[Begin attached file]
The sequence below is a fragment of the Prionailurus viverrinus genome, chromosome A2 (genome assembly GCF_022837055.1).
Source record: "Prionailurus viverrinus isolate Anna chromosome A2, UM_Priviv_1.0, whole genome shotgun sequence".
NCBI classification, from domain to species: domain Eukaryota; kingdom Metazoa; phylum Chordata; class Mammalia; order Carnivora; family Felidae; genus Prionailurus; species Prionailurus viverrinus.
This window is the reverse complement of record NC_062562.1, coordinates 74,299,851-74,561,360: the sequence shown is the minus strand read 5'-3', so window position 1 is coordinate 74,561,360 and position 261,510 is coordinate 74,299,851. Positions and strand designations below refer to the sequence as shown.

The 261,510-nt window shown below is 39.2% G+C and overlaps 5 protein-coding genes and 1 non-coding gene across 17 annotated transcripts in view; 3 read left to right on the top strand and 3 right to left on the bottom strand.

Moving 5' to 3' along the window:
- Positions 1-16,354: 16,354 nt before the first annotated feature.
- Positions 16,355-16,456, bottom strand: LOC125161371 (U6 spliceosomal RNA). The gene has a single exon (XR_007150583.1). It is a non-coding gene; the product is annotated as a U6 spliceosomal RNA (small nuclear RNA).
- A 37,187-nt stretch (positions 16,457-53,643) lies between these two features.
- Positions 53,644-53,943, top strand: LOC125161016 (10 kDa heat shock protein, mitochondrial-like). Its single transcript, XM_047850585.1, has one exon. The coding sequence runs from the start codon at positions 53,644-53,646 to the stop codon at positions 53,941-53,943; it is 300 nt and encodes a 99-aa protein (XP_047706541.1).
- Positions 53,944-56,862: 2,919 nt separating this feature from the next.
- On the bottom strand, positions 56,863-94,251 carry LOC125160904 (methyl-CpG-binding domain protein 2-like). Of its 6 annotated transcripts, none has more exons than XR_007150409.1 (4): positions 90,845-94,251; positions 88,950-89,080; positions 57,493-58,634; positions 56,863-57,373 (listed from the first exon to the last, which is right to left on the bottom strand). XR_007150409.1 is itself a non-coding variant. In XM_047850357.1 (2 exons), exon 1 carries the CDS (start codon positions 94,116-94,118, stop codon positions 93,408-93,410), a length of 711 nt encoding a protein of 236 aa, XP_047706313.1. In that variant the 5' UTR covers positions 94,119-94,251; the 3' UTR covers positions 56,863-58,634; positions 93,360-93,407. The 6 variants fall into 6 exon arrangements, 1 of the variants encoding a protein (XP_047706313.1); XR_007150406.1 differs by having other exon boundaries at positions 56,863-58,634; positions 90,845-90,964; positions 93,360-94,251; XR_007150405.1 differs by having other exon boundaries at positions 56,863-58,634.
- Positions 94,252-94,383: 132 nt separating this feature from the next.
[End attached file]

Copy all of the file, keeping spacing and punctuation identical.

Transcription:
The sequence below is a fragment of the Prionailurus viverrinus genome, chromosome A2 (genome assembly GCF_022837055.1).
Source record: "Prionailurus viverrinus isolate Anna chromosome A2, UM_Priviv_1.0, whole genome shotgun sequence".
NCBI classification, from domain to species: domain Eukaryota; kingdom Metazoa; phylum Chordata; class Mammalia; order Carnivora; family Felidae; genus Prionailurus; species Prionailurus viverrinus.
This window is the reverse complement of record NC_062562.1, coordinates 74,299,851-74,561,360: the sequence shown is the minus strand read 5'-3', so window position 1 is coordinate 74,561,360 and position 261,510 is coordinate 74,299,851. Positions and strand designations below refer to the sequence as shown.

The 261,510-nt window shown below is 39.2% G+C and overlaps 5 protein-coding genes and 1 non-coding gene across 17 annotated transcripts in view; 3 read left to right on the top strand and 3 right to left on the bottom strand.

Moving 5' to 3' along the window:
- Positions 1-16,354: 16,354 nt before the first annotated feature.
- Positions 16,355-16,456, bottom strand: LOC125161371 (U6 spliceosomal RNA). The gene has a single exon (XR_007150583.1). It is a non-coding gene; the product is annotated as a U6 spliceosomal RNA (small nuclear RNA).
- A 37,187-nt stretch (positions 16,457-53,643) lies between these two features.
- Positions 53,644-53,943, top strand: LOC125161016 (10 kDa heat shock protein, mitochondrial-like). Its single transcript, XM_047850585.1, has one exon. The coding sequence runs from the start codon at positions 53,644-53,646 to the stop codon at positions 53,941-53,943; it is 300 nt and encodes a 99-aa protein (XP_047706541.1).
- Positions 53,944-56,862: 2,919 nt separating this feature from the next.
- On the bottom strand, positions 56,863-94,251 carry LOC125160904 (methyl-CpG-binding domain protein 2-like). Of its 6 annotated transcripts, none has more exons than XR_007150409.1 (4): positions 90,845-94,251; positions 88,950-89,080; positions 57,493-58,634; positions 56,863-57,373 (listed from the first exon to the last, which is right to left on the bottom strand). XR_007150409.1 is itself a non-coding variant. In XM_047850357.1 (2 exons), exon 1 carries the CDS (start codon positions 94,116-94,118, stop codon positions 93,408-93,410), a length of 711 nt encoding a protein of 236 aa, XP_047706313.1. In that variant the 5' UTR covers positions 94,119-94,251; the 3' UTR covers positions 56,863-58,634; positions 93,360-93,407. The 6 variants fall into 6 exon arrangements, 1 of the variants encoding a protein (XP_047706313.1); XR_007150406.1 differs by having other exon boundaries at positions 56,863-58,634; positions 90,845-90,964; positions 93,360-94,251; XR_007150405.1 differs by having other exon boundaries at positions 56,863-58,634.
- Positions 94,252-94,383: 132 nt separating this feature from the next.